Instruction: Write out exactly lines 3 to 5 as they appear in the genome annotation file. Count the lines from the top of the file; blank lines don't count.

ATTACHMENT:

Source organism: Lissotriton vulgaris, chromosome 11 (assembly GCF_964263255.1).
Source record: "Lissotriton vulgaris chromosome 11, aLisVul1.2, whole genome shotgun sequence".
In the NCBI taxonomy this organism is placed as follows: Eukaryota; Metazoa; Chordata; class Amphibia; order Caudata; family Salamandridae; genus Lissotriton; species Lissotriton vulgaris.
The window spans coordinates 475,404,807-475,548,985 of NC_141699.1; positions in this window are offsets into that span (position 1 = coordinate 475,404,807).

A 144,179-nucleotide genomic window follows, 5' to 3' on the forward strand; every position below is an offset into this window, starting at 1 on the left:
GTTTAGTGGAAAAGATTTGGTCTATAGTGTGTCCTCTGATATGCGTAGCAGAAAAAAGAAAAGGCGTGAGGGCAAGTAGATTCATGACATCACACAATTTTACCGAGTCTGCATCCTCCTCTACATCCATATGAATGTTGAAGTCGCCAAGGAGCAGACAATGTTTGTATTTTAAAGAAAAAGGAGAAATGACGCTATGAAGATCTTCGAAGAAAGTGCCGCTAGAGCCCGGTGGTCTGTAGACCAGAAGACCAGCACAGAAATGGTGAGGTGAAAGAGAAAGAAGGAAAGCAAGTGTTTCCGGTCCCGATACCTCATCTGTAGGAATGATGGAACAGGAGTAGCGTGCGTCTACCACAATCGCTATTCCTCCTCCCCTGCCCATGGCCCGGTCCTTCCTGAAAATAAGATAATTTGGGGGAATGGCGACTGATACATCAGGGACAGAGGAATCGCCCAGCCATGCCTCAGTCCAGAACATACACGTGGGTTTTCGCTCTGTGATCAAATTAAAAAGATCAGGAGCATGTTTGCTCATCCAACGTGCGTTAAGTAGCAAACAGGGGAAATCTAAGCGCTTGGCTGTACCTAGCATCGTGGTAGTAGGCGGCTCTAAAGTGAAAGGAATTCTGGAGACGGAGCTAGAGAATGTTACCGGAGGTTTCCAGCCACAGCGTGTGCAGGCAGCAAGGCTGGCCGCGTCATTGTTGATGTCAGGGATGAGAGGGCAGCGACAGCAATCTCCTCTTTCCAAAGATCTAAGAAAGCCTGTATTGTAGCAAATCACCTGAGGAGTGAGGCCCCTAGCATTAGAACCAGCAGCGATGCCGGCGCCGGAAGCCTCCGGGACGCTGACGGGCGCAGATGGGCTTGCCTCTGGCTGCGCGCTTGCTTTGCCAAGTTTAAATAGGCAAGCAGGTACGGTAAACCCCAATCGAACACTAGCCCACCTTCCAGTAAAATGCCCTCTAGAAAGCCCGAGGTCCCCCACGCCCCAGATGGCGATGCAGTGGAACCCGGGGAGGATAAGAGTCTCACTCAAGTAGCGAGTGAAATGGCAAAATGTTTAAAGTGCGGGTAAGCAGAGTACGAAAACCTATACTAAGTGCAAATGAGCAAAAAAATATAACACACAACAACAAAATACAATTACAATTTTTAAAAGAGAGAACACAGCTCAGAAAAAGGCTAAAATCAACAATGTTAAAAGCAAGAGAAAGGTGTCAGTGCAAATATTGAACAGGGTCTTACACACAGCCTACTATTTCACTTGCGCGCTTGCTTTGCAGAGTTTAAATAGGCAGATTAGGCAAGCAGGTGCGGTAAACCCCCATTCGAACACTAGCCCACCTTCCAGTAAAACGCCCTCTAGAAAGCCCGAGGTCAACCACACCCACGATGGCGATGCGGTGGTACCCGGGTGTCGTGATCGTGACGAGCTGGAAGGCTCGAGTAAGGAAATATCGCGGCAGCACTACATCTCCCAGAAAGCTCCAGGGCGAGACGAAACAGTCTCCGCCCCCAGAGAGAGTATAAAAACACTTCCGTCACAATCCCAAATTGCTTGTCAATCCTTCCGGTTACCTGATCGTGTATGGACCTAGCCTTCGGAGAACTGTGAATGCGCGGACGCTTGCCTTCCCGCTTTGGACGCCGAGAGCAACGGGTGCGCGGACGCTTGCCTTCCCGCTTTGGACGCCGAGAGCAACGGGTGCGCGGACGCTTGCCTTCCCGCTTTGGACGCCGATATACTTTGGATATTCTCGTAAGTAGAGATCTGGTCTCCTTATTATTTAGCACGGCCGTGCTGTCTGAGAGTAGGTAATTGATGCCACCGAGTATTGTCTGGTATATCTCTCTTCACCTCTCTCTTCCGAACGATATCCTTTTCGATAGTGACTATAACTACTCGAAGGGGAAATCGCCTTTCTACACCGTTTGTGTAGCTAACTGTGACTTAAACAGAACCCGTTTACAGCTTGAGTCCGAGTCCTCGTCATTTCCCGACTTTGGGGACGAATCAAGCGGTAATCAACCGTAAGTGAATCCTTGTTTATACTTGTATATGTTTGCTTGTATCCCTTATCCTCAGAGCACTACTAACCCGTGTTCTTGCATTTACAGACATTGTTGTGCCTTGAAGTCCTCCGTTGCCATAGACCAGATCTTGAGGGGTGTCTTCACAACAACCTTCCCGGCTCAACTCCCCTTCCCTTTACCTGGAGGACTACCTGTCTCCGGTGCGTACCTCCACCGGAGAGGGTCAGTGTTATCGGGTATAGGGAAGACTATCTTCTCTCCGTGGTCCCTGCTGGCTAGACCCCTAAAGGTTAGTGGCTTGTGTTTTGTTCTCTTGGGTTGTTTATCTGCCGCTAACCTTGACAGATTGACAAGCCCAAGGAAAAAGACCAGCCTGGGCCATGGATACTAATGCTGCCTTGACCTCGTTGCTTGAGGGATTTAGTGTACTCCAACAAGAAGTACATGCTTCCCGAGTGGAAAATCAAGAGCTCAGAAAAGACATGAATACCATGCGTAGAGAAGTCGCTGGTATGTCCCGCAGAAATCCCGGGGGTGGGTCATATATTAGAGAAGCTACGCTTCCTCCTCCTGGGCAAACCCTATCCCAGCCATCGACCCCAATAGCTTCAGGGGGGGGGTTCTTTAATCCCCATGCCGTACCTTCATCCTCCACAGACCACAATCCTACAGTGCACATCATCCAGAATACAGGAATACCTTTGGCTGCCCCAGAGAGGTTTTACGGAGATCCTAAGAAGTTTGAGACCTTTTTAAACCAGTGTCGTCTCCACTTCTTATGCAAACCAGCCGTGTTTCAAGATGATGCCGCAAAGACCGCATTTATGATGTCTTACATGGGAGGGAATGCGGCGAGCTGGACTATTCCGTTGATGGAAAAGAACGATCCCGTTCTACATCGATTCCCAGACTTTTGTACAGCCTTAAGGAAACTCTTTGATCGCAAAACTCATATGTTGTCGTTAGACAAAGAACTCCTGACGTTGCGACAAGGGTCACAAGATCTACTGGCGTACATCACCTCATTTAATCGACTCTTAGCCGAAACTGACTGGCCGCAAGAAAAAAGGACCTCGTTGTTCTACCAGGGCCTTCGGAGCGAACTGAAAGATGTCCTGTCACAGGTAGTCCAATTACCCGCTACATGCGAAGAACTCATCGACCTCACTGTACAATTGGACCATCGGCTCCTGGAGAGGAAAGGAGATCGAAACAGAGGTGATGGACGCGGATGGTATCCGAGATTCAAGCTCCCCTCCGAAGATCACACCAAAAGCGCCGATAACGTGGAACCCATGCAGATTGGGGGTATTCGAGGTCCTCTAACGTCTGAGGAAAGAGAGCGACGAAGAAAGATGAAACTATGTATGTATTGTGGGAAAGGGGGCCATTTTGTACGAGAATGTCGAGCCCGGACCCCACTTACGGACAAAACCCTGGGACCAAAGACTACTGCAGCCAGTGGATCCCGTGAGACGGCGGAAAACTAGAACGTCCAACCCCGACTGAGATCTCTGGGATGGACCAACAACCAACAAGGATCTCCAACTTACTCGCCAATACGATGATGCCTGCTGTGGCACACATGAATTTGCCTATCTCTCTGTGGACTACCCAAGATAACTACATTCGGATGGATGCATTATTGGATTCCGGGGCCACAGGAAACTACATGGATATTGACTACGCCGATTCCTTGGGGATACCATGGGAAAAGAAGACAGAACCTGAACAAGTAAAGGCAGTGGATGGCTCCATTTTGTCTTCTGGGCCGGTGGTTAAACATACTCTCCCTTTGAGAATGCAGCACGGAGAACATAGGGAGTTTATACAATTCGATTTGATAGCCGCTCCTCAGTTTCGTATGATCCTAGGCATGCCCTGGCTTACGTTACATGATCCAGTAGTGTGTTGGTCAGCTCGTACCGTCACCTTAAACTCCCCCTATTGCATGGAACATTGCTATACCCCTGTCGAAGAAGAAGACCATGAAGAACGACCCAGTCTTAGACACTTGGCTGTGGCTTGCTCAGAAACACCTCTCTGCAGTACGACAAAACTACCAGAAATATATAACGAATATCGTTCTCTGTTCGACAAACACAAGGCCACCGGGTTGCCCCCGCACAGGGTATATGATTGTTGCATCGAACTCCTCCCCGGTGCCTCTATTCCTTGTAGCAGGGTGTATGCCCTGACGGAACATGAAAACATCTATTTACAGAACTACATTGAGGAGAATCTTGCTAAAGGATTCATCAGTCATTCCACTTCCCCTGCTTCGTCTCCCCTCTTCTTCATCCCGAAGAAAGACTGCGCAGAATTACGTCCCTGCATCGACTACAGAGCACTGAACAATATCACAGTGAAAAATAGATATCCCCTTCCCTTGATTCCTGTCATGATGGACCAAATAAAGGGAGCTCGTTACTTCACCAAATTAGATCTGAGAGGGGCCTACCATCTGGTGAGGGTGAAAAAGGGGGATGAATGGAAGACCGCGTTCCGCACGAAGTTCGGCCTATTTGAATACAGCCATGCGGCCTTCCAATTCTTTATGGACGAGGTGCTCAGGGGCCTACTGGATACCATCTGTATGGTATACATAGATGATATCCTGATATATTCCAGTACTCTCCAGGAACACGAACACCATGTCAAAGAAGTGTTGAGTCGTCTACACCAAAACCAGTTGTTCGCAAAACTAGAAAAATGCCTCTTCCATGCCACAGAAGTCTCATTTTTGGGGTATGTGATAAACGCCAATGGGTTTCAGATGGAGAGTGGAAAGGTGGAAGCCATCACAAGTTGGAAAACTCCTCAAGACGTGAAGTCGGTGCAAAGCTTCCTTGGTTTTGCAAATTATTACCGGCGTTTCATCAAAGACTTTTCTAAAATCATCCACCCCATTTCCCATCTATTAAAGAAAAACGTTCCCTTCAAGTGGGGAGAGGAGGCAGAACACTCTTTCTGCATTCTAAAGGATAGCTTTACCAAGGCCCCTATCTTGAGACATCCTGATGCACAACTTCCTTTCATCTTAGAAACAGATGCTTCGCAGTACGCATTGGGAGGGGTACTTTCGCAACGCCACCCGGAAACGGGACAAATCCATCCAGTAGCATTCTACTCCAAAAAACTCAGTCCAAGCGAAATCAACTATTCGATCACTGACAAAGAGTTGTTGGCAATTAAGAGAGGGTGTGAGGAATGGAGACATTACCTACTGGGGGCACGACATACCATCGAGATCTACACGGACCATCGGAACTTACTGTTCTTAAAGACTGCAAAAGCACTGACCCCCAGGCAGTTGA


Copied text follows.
In the NCBI taxonomy this organism is placed as follows: Eukaryota; Metazoa; Chordata; class Amphibia; order Caudata; family Salamandridae; genus Lissotriton; species Lissotriton vulgaris.
The window spans coordinates 475,404,807-475,548,985 of NC_141699.1; positions in this window are offsets into that span (position 1 = coordinate 475,404,807).

A 144,179-nucleotide genomic window follows, 5' to 3' on the forward strand; every position below is an offset into this window, starting at 1 on the left: